A. Please briefly explain why it is necessary and/or desirable to add this course.

    Replacing Selected Topics with Permanent number; already listed in program

    B. What is the need or demand for this course? (Indicate if this course is part of a required sequence in the major.) What other programs would this course service?

    Enrollment has been steadily increasing as shown below, and the demand is sharply rising due to industry needs and requirements.

    Spring 2015 graduate level enrollment = 46

    Spring 2014 graduate level enrollment = 27

    Spring 2013 graduate level enrollment= 15

    C. Has this course been offered as Selected Topics/Experimental Topics course? If yes, how many times?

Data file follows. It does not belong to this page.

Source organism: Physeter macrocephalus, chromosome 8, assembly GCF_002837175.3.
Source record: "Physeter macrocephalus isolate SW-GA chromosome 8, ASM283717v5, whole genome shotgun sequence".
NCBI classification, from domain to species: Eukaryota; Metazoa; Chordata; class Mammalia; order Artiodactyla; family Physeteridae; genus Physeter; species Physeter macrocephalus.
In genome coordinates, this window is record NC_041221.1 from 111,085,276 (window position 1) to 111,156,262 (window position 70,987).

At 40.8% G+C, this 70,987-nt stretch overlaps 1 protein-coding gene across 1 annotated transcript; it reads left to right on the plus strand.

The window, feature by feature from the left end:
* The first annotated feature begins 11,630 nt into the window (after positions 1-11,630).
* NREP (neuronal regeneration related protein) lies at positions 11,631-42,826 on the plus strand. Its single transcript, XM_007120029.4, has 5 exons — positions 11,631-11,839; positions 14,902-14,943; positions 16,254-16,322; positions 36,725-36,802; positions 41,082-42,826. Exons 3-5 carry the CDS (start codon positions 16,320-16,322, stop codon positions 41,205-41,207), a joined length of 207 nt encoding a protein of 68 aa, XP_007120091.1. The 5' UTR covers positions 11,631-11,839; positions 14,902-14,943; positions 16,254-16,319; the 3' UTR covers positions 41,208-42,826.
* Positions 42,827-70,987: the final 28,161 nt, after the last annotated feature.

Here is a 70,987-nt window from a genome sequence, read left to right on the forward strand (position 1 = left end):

Yes, 3 or more times

    D. What qualifications for training and/or experience are necessary to teach this course? (List minimum qualifications for the instructor.)

    A PhD in Industrial Engineering or equivalent Six Sigma expertise and work experience/certification in the industry is required.


  4. Other Course Information

    A. Objectives

    By the end of this course, the student should be able to: 1) Understand the elements of lean and six sigma. 2) Apply value stream mapping. 3) Apply the philosophy of lean six sigma.

    B. Learning Outcomes